MHI Vestas has delivered first ever components to Able Seaton Port for offshore wind farm Triton Knoll, including 15 blades produced at the Isle of Wight and finished at Fawley.
Able Seaton Port, near Hartlepool, is receiving offshore wind turbine components for the first time in its history, after a combined multi-million pound investment has helped transform the port into a specialist assembly and construction facility for use on the project by turbine supplier MHI Vestas Offshore Wind.
Triton Knoll, which is being constructed by RWE, will install and operate 90 MHI Vestas V164-9.5 MW turbines, each stretching 164 meters tip to tip, and capable of powering a typical home for up to 29 hours with a single rotation of its 80 meter long blades.
The first 15 turbine blades to arrive at the port were manufactured by MHI Vestas at its Isle of Wight UK facility and finished at its Fawley plant across the Solent.
“We are proud that first components, including our blades from the Isle of Wight, for the V164-9.5 MW turbines have now been delivered to the pre-assembly site at Able Seaton. Our V164 turbines are currently the largest turbines installed in commercial projects in the world, and the 80m blades to be used at Triton Knoll will be the largest blades installed in UK waters.
“MHI Vestas is committed to the UK, as not only are these world-leading blades produced in the UK, but the Triton Knoll project as a whole is bringing substantial value to local communities. The successful preparation of the Able Seaton site has been one key value driver, as the joint effort by AbleUK and MHI Vestas to prepare the site will pay dividends to the Teesside region as an offshore wind hub for the present and future.”MHI Vestas project director Torben Damsgaard.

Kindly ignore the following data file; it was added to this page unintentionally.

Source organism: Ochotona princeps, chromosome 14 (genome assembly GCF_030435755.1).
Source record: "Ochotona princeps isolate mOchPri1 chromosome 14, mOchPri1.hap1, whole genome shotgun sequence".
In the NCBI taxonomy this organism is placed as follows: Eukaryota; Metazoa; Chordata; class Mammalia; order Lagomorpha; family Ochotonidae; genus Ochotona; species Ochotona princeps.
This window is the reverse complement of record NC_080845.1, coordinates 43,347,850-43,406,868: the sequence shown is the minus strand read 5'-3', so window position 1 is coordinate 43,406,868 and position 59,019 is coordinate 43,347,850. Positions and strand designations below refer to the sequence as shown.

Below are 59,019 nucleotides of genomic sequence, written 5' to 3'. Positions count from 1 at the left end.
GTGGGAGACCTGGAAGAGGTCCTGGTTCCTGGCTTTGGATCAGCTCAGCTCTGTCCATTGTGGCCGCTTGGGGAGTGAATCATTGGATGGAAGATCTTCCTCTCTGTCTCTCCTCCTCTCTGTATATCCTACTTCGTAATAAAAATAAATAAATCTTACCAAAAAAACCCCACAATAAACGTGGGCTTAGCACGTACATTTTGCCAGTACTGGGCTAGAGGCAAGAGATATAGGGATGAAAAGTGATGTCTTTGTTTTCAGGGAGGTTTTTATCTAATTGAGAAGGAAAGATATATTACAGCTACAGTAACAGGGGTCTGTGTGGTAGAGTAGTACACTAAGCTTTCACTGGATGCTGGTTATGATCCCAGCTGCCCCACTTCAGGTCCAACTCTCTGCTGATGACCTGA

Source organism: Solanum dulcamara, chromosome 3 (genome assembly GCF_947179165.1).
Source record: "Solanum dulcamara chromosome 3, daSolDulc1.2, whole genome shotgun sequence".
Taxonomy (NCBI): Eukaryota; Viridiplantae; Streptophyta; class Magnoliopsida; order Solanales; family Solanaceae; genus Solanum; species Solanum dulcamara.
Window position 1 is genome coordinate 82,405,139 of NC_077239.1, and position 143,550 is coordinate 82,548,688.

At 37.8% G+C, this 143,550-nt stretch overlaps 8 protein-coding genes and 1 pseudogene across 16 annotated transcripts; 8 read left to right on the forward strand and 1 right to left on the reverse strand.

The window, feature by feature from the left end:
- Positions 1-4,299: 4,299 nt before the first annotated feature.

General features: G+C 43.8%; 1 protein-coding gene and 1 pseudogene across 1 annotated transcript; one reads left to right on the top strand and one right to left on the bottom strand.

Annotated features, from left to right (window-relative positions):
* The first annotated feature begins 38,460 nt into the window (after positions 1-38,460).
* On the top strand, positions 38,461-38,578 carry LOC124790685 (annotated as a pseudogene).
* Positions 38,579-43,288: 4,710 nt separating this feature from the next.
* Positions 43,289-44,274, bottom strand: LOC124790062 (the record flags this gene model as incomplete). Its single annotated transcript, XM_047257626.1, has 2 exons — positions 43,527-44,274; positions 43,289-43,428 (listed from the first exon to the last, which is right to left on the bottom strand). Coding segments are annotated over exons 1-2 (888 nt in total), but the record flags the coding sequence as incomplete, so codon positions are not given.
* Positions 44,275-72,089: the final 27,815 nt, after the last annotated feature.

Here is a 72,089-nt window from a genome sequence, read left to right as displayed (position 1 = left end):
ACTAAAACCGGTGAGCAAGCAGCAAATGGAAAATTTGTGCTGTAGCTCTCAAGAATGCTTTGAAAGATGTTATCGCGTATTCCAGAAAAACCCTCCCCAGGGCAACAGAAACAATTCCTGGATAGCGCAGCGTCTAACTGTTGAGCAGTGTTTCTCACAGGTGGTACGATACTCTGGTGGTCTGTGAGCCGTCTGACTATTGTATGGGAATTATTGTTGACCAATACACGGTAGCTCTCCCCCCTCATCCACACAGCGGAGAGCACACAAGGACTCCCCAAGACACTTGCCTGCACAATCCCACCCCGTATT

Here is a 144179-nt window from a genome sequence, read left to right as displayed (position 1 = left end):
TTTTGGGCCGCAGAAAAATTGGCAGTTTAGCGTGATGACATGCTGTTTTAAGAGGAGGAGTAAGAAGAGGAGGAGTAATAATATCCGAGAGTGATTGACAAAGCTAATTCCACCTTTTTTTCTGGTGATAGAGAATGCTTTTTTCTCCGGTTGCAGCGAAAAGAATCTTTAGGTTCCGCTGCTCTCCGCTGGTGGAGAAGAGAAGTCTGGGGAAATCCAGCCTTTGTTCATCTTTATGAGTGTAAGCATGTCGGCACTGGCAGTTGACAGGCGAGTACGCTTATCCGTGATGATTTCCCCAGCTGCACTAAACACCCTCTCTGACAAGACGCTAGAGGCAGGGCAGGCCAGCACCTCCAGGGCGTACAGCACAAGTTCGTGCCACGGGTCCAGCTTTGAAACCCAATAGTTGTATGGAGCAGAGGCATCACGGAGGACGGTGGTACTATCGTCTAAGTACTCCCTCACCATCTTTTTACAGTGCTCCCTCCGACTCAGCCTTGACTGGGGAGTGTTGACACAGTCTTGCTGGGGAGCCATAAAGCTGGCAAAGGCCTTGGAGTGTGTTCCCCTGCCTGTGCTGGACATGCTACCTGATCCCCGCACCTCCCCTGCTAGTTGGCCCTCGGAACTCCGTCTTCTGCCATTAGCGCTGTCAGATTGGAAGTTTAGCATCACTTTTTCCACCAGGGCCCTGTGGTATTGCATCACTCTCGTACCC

MHI Vestas recently moved onto the 140,000 sq metre Able Seaton Port, where it is establishing a full turbine logistics and pre-assembly hub for the RWE-managed joint venture project.
“Triton Knoll has made a significant investment into Able Seaton Port to establish wind turbine handling facilities there for the first time. It’s an investment that secures the North East of England at the very heart of the delivery of Triton Knoll, and which leaves a lasting legacy for future offshore wind farm projects to be constructed from the region.
“At Triton Knoll we remain committed to ensuring that our investments from this flagship project benefit local coastal communities, and the UK’s expanding offshore supply chain as much as possible. We are delighted to be working with MHI Vestas and Able UK delivering this new UK infrastructure, and to see the first Triton Knoll components arriving at Seaton, ready to begin installation early next year.”Julian Garnsey, project director for Triton Knoll and RWE Renewables.
Able’s transformation of the site is a clear sign of its intent for the future as the facility, renowned for end-of-life handling of oil and gas platforms, is gearing up for a future supporting the renewable energy industry. It began the transformation of ASP ready for Triton Knoll in November 2019, and has established a 140,000 sq meter handling facility with specialist quayside, complete with roads and utilities infrastructure, accommodation and office units for those working on site.
“There is no doubt in my mind that offshore wind is fast becoming a key element not only in terms of clean power generation, but also as a major factor that will drive the whole economy forward. The UK has the biggest market and our combined task is to seek to maximize local content and activity. We play our part by developing specialist future-proofed facilities that meet the demanding needs of our customer.”Peter Stephenson, Able’s executive chairman.
The Triton Knoll offshore wind farm will have a maximum installed capacity of 857 MW and, once fully operational, will be one of the three largest offshore wind farms in the world, capable of powering the equivalent of over 800,000 UK homes.
The project is located over 32 kilometres off the Lincolnshire coast, with a turbine array that covers an area of 145 square kilometers, bigger than the City of Manchester. It is jointly owned by RWE, J-Power and Kansai Electric Power, with RWE managing the wind farm’s construction and long-term operation and maintenance works, on behalf of its project partners.